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drum brakes help


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Dear friends.

I'm working in a Chrysler 1931 racing car, which used to use hydraulic drum brakes where the shoes goes outside the drum. Instead of expanding they press the drum just like those old time handbrake system.

They systems seams to be very effective...but not common at all.

If anyone has information....whatever you have...I'd really appreciate it!

Thank you very much

Fred

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Racing cars often had specialy constructed systems not common with normal passenger cars, I hadn't heard of a hydraulic "Band" brake system before but did scan some details of the 1926-30 Buick mechanical band brake system for a fellow not long ago. I'll attach the adjustment procedure from the Chilton service book I have.

Stude8

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I have seen contacting hydraulic band brakes on the earliest Chryslers about 1924 with the rounded radiator shell before they went to the "ribbon"type. Richenbacker also used the same system. They are probably what you fellows would call a Rube Goldberg. The shortcomings of these are :

1) the drums are steel rather than cast iron, and do not have the best possible friction characteristics.

2) The drum where the lining works does not have sufficient mass, and so for the same conversion of kinetic energy into waste heat, the material will be significantly hotter; and while there will not be the same expansion brake fade as internal brakes, you do not know how efficiency may alter at higher temperature.

3) Modern linings may be less suitable.

4) In the wet, contracting brakes can be chancy, because water trapped between lining and drum acts as a lubricant until it dries out. You can prevent this by cutting grooves in the lining about 2 inches apart at about 45 degree angle so the water is expelled inwards rather than make your wheels dirty.

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I have seen contacting hydraulic band brakes on the earliest Chryslers about 1924 with the rounded radiator shell before they went to the "ribbon"type. Richenbacker also used the same system. They are probably what you fellows would call a Rube Goldberg. The shortcomings of these are :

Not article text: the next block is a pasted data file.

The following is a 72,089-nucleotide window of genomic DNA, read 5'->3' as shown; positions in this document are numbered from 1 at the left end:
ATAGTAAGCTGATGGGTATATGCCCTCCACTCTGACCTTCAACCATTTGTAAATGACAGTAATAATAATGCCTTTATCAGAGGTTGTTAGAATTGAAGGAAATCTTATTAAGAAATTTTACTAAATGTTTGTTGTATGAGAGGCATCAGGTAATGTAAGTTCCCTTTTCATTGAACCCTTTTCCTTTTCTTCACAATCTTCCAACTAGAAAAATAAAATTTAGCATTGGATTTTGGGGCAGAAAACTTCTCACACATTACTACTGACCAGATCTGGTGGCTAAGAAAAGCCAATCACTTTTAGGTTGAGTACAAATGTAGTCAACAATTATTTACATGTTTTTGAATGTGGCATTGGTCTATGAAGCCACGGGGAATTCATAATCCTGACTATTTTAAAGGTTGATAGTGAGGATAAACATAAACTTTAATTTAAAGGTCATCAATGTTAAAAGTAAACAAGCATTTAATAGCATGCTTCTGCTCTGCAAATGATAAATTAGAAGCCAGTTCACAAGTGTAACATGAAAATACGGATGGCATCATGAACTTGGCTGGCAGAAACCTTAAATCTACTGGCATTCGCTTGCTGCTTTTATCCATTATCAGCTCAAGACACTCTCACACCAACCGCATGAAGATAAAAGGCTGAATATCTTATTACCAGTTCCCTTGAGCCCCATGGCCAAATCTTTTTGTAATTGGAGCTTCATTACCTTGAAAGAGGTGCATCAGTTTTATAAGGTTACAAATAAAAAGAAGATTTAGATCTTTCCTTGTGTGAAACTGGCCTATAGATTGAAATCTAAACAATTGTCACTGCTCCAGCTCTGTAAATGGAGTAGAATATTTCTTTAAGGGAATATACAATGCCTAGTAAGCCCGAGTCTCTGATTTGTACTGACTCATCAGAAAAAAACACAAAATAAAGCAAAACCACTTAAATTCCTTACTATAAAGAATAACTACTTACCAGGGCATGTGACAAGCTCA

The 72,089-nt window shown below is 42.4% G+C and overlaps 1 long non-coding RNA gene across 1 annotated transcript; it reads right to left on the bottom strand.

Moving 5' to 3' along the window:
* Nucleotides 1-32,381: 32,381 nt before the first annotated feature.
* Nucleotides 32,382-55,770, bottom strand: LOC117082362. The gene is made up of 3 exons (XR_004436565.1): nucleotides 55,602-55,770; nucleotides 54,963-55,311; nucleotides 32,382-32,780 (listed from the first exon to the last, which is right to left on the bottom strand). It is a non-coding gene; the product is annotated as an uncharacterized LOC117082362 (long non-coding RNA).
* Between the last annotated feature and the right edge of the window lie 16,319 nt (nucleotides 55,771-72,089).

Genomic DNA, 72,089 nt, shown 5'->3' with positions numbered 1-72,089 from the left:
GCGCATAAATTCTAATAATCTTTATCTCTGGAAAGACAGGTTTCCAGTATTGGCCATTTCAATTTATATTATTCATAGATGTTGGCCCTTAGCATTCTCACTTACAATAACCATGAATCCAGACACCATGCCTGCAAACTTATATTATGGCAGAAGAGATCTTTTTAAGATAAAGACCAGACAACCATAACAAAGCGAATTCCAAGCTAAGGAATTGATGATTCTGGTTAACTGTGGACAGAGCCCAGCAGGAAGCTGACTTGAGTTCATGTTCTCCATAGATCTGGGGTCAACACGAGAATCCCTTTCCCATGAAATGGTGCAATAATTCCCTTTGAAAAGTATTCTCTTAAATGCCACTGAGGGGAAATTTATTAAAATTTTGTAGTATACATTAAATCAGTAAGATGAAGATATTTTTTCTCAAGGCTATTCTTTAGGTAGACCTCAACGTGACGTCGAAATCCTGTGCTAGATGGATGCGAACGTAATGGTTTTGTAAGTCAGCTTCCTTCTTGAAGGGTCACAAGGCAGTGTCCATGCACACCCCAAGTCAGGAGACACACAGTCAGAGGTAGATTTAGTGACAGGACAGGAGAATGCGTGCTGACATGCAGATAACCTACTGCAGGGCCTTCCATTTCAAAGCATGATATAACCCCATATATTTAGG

1) the drums are steel rather than cast iron, and do not have the best possible friction characteristics.

2) The drum where the lining works does not have sufficient mass, and so for the same conversion of kinetic energy into waste heat, the material will be significantly hotter; and while there will not be the same expansion brake fade as internal brakes, you do not know how efficiency may alter at higher temperature.

3) Modern linings may be less suitable.

4) In the wet, contracting brakes can be chancy, because water trapped between lining and drum acts as a lubricant until it dries out. You can prevent this by cutting grooves in the lining about 2 inches apart at about 45 degree angle so the water is expelled inwards rather than make your wheels dirty.

Ivan

Thank you very very much!

by the way...you mention Rickenbaker...I'm also working in a rickenbaker project. I was unable to find much info about it...Any idea where can I get it?

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If your are going to race a car you need good brakes, and if you are going to use what is there you need to improve them as much as you can. You should be able to find where I have described a couple of times before how to improve these brakes by rebuilding the working surface with a thermo spray coating of Metco Spraysteel LS. This gives similar friction characteristics to sg cast iron, and is compatible with modern linings. You need to look towards the beginning of my posts on the forum; and for some reason, when the forum was upgraded my original posts were downgraded by an underscore inserted in my name. I have no idea how to correct this, but the stuff is all still there.

I have a friend here that I do not see often who has a six cylinder Rickenbacker. It was a dismantled car, and I do not know its point in progress just now. I used to know of an 8 cylinder engine of one, but it is not traceable now though it must still exist.

All I have is tuneup data that you should be able to access over there through ACCA or HCCA Foundation libraries together with Detroit Public Library Automotive Collection. I have National and Radco manuals, but I cannot scan or photocopy; but can only transcribe a limited amount: So the libraries may be a better source for you.

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Hello Ivan

I tend to agree with all the comments re external contracting band brakes I guess that it all depends on how original you want the car to appear. Personally I think that I would be looking for some slightly latter Chrysler Internal expanding brakes they are really very good.

While on your site Ivan how long does it take for your Antique Automobile mag to arrive?

Bernie J.

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